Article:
I have learned so many things about actually caring for patients that I never learned in medical school. I learned to listen, and to actually hear what my patients were saying. I learned that in order to really understand the root of the matter, I had to listen for hours sometimes, and that a ten minute encounter just wouldn’t do. I studied about all kinds of ways that our minds control our physical symptoms, and can actually be used to heal our bodies and our lives. Many of these methods healed me and kept me off of anti-depressants. I learned how to have more compassion for myself and for my patients. I learned that prescription drugs can be helpful, but are often not the answer. My mind was opened up to the immense benefits of nutrition, a subject that is studied very little in medical school. I learned that one pill simply won’t do for most health conditions, because health requires an integrative approach with many different methods, supplements, nutrition, life-style interventions, and mind-body methods.
Integrative Medicine providers are trained to spend time with patients. We often operate outside of the insurance system because we refuse to spend only ten minutes with our patients. Most integrative medicine visits take up to two and half hours to address a given illness. We are trained to listen carefully to a patient’s life-story to understand how the illness came about and how different events or lifestyle events came into play. We also have extensive education on nutrition, and how it can be used to treat and prevent many illnesses. This was one of my favorite things to learn, because I never really could direct patients in the right direct with my traditional medical education. Now I feel confident that I can help most illnesses using something we all consume every day, food.
However, my favorite aspect of treating patients is exploring the mind-body connection. Almost every condition is intimately intertwined with our emotions. Hypertension can be treated with biofeedback. Autoimmune conditions can respond to meditation. Yoga can not only help musculoskeletal conditions but heart disease. Energy medicine is a mysterious and magical way to blend spirituality and medicine. The relentless loop of chronic pain can be interrupted with several mind-body interventions. I love to help patients explore how their emotions can be contributing because it can be a very strong tool to impact their quality of life. I never could use these tools as a traditional physician and I feel like they give me the ability to actually improve my patient’s lives in a meaningful way.
Whether I realized it or not, my patients have always been interested in herbs and supplements. Usually they would be too afraid to say anything to me, but if they did, they were often met with a blank stare. As a traditionally trained physician, I had no idea what these things did, how they interacted with their medications, or how to use them. After studying integrative medicine, I quickly fell in love with the power of plants. Unlike pharmaceuticals, they are mysterious in that they can heal in a way that we don’t yet understand. We have tried to isolate the medical components of many herbs that we know have an effect, yet we don’t succeed in achieving the full effect of the plant itself. It is believed that plants have many different constituents that work together in a synergistic fashion on our bodies. Most pharmaceutical drugs have on one action (and plenty of side effects). Maybe I was a witch in my previous life or I am channeling my farmer ancestors, but I have a new-found love of concocting magic potions that can work together to heal. I am now quite comfortable addressing my patients questions regarding herbs and supplements, and I love to use them along-side their other treatment modalities.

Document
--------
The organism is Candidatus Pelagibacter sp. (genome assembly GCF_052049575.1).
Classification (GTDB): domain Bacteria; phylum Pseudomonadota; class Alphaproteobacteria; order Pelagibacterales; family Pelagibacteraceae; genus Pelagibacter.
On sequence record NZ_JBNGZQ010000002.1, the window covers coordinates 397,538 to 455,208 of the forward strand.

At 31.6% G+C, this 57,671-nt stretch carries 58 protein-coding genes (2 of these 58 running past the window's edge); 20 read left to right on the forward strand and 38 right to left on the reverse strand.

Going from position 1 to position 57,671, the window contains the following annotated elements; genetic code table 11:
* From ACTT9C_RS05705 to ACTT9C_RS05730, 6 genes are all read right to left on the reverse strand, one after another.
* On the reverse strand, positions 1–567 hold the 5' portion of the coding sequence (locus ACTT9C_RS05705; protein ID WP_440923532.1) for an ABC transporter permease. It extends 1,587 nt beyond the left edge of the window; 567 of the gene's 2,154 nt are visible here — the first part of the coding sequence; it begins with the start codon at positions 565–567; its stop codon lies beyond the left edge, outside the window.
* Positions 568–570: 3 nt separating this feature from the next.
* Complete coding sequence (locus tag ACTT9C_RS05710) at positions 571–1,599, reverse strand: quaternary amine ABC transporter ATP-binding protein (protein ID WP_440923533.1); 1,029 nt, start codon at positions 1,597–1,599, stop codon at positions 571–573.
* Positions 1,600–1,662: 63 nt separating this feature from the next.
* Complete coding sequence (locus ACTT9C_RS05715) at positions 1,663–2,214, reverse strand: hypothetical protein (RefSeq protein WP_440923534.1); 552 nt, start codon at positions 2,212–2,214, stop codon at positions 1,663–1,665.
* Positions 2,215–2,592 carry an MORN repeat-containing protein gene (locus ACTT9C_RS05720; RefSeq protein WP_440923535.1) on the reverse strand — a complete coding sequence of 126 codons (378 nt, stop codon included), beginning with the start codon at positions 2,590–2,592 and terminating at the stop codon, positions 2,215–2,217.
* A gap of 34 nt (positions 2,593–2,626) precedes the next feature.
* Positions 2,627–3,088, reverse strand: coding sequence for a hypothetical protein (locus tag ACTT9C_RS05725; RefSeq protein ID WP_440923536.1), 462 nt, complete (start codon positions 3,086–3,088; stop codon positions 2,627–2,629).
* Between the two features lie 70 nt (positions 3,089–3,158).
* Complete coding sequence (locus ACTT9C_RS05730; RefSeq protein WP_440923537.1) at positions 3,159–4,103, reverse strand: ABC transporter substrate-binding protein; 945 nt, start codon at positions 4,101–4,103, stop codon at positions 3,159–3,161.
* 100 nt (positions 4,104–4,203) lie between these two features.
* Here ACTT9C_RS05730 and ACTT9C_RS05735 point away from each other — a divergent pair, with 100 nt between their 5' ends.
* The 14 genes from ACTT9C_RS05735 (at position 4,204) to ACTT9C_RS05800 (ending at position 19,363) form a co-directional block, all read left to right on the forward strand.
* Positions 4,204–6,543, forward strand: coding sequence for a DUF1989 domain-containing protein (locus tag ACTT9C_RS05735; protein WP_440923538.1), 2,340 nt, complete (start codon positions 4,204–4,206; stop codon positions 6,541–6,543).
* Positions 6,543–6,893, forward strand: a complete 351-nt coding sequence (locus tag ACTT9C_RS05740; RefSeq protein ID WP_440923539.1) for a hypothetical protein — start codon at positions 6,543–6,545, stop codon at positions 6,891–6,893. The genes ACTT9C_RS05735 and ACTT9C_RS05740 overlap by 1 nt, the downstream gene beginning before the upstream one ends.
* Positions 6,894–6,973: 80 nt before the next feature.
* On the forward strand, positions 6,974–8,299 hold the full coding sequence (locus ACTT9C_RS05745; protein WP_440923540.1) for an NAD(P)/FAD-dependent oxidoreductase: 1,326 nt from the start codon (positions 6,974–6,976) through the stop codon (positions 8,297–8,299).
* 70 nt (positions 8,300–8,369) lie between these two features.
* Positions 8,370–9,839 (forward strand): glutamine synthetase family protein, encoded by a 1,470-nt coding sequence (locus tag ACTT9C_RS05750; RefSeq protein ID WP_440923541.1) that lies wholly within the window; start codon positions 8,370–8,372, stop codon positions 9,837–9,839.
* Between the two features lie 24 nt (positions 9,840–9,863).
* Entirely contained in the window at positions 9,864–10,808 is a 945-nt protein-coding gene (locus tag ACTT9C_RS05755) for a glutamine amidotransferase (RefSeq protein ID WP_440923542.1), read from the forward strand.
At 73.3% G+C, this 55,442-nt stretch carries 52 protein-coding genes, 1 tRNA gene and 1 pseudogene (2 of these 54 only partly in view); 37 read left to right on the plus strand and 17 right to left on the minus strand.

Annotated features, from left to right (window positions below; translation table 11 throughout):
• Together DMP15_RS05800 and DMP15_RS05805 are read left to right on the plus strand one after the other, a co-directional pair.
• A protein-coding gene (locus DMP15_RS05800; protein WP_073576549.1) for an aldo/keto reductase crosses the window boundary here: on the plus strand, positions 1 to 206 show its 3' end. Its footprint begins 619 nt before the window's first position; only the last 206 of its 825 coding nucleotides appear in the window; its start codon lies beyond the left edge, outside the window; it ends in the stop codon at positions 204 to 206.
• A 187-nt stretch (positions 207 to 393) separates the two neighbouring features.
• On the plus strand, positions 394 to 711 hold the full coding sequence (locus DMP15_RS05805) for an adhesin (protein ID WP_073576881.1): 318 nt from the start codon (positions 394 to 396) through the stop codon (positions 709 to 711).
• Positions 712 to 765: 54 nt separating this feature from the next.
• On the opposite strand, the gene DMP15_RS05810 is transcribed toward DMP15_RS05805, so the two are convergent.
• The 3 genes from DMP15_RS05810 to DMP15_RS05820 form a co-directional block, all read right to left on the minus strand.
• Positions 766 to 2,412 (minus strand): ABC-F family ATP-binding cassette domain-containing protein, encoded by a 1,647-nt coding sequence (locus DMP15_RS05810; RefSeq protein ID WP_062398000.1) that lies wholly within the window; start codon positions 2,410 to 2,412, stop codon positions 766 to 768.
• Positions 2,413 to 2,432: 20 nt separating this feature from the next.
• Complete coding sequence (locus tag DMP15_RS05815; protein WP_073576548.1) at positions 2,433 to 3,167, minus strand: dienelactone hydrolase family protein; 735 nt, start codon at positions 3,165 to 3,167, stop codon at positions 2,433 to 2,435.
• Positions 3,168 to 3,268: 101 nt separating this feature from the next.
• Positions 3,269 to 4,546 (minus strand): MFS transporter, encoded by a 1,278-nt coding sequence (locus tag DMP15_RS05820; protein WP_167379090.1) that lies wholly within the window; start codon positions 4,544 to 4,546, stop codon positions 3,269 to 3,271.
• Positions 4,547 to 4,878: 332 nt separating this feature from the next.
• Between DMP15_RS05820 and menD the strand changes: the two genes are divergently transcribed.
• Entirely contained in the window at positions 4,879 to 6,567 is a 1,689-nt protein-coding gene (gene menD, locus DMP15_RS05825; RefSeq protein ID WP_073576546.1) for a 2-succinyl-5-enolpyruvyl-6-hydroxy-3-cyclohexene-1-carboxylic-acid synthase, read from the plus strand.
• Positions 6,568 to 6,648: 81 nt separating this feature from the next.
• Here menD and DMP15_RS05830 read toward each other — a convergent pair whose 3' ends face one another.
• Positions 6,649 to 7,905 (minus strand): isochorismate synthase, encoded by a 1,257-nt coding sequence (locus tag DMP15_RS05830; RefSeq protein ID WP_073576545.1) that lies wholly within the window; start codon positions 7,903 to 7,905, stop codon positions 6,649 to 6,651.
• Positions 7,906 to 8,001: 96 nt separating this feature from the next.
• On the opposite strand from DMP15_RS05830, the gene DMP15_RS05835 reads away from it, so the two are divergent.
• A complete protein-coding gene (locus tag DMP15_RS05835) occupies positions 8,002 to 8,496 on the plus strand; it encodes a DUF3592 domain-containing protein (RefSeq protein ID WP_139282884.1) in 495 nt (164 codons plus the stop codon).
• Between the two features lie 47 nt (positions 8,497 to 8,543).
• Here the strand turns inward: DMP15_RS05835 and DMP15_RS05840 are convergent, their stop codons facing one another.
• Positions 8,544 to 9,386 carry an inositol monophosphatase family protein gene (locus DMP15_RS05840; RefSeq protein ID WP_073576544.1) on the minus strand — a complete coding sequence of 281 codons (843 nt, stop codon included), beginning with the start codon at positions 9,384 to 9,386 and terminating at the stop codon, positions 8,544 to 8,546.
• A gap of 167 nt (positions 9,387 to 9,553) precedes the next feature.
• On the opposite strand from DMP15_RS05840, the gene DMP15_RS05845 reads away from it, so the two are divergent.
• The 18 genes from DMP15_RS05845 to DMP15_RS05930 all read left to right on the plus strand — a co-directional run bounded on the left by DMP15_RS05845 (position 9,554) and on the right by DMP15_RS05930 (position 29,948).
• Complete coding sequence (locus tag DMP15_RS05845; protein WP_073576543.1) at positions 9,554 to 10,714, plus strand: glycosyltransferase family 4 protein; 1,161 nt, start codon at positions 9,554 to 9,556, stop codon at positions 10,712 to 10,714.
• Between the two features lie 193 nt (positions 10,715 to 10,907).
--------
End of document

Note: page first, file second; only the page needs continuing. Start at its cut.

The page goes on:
Integrative Medicine has taught me to love medicine again. It taught me to treat the whole patient and not just a particular organ or body system. I enjoy having relationships with people again, and I can now hit diseases and problems from every angle instead of just throwing a medication at them. Integrative medicine provides a truly synergistic way to alter human biology and disease states. I can pull resources from a much larger tool kit to actually prevent and treat disease in a much more meaningful way. I can take out the complicated healthcare system and actually distill medicine to what it is supposed to be about: the relationship between the physician and the patient.
Dr. Erin Fenstermacher is a Board-Certified Internal Medicine Physician and Fellowship-Trained Integrative Medicine Physician with a practice in Albuquerque New Mexico as well as a Telemedicine practice available in other states.